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Australia's new conservative leader Tony Abbott, who ditched his "Mad Monk" tag and softened his macho image to win office, is a former trainee Catholic priest, boxing enthusiast and monarchist.
Abbott fulfilled a long-held ambition Wednesday when he was sworn in as prime minister in Canberra, 11 days after winning a comprehensive victory in national polls that ended six years of Labor rule .
"We will strive to govern for all Australians," said Abbott. "We will do our best not to leave anyone behind."
Abbott, 55, has in the past been known as a political hard man of the Liberal Party, unafraid to speak his mind and occasionally tripping up with a gaffe.
His election campaign was not immune to verbal stumbles -- with his comments about one of his female candidate's "sex appeal" causing concern, along with his description of the conflict in Syria as "baddies versus baddies".
But the veteran politician, singled out by former Labor prime minister Julia Gillard as sexist in a fierce parliamentary tirade against misogyny, has rebuilt his image.
He appears regularly with his wife and three young adult daughters, has spoken of his closeness to his gay sister and even admitted to being a fan of the British period drama "Downton Abbey".
"I've certainly said some things which I wouldn't say now," Abbott told the 60 Minutes television programme earlier this year of comments he made over the course of his time in public life, beginning in student politics.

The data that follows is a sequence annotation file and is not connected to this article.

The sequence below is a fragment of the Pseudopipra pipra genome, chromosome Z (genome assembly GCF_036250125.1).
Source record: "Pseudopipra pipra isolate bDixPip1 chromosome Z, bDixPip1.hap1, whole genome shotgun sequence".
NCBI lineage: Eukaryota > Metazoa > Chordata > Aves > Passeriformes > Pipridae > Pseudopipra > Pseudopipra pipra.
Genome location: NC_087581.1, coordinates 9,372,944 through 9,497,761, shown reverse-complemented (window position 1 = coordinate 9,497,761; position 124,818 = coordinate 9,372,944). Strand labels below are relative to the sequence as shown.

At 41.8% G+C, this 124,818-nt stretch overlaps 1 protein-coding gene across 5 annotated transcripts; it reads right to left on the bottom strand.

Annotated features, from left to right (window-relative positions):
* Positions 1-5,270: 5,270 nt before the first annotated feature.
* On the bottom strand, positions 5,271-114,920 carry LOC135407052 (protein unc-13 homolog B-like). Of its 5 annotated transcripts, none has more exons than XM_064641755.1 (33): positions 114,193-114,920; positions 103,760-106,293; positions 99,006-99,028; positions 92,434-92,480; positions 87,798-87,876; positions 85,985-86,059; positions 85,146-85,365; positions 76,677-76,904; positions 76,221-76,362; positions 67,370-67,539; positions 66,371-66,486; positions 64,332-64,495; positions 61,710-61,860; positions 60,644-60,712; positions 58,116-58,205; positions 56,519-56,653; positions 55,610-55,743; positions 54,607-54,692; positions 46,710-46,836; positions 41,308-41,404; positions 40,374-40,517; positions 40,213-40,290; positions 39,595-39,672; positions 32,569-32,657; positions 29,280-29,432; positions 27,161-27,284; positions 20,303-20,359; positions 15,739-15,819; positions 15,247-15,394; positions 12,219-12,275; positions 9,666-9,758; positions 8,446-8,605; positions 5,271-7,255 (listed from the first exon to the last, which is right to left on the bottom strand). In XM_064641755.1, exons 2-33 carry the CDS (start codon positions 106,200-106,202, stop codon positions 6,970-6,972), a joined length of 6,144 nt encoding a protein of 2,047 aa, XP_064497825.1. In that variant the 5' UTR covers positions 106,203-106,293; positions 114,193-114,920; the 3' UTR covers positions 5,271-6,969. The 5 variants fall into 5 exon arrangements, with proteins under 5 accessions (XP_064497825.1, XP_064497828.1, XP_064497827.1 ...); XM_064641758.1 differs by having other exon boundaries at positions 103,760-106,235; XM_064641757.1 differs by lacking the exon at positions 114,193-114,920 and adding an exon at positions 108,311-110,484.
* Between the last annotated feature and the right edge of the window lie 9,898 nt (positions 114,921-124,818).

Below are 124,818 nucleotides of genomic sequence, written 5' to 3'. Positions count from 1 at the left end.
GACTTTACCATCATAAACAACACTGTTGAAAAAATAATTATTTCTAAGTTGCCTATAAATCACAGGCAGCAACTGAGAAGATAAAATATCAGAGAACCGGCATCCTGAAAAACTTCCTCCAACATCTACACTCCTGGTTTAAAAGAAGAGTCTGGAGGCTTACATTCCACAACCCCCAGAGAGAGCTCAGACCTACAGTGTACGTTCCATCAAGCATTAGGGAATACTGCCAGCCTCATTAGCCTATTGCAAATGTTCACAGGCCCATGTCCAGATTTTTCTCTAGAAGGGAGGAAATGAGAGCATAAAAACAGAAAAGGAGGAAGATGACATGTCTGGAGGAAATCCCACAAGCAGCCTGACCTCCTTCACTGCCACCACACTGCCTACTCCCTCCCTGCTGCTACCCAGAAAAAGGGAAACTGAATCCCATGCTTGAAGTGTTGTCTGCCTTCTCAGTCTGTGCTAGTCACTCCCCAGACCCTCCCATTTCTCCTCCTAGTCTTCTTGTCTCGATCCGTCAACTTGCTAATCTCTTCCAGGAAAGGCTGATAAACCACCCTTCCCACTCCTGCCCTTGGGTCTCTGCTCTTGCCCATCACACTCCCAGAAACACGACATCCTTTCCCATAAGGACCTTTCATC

"I've said some things which I believed then, which I don't believe now. Because like everyone who has had a long time in public life, in particular, I've changed, and I'd like to think that I've grown."
Abbott had an unlucky campaign in 2010, when the election resulted in a hung parliament. His Liberal/National coalition ended up in opposition only when three independents and a Greens MP backed his Labor rival Gillard to give her a majority.
But it represented a remarkable turnaround from the previous vote just three years earlier when conservative prime minister John Howard was trounced by the Labor Party's Kevin Rudd.
Although he has wanted to be prime minister for much of his life, Abbott only won the Liberal Party leadership in December 2009 by a single vote, and reportedly to a "gobsmacked silence" in Canberra.
But he has stayed the course, first as Labor dumped sitting prime minister Rudd for Gillard in 2010, and then pushing Gillard to such lows in opinion polls that Labor reinstalled Rudd in late June.
Anthony John Abbott was born to Australian parents in London in 1957. He grew up in Australia, attending the University of Sydney before taking up a Rhodes scholarship at Oxford University.
He briefly trained as a Catholic priest before becoming a journalist and then pursuing a career in politics, entering parliament in 1994 and rising to health minister in Howard's government.
An Oxford boxing blue, Abbott volunteers as a firefighter during the hazardous bushfire season and a surf life saver near his northern Sydney home.
He is often seen in lycra bike shorts and brief swimming shorts known as "budgie smugglers".
His straight-talking has landed him in hot water in the past, particularly a comment that evidence blaming mankind for climate change was "absolute crap".
His decision to include only one woman in his 19-member cabinet, Foreign Minister Julie Bishop, has also drawn criticism.
But as Greg Craven, vice-chancellor of the Australian Catholic University wrote earlier this month, Abbott has long been the target of a Labor campaign that painted him as a "cardboard caricature".
In fact, the Abbott he knew was someone who "genuinely likes to call people 'mate' and hit bushfires with blankets", Craven said.
"A deeply religious man, who is massively pragmatic, both philosophically and temperamentally. A social conservative whose rightism does not necessarily extend very far into economics, and who is personally deeply tolerant," he wrote.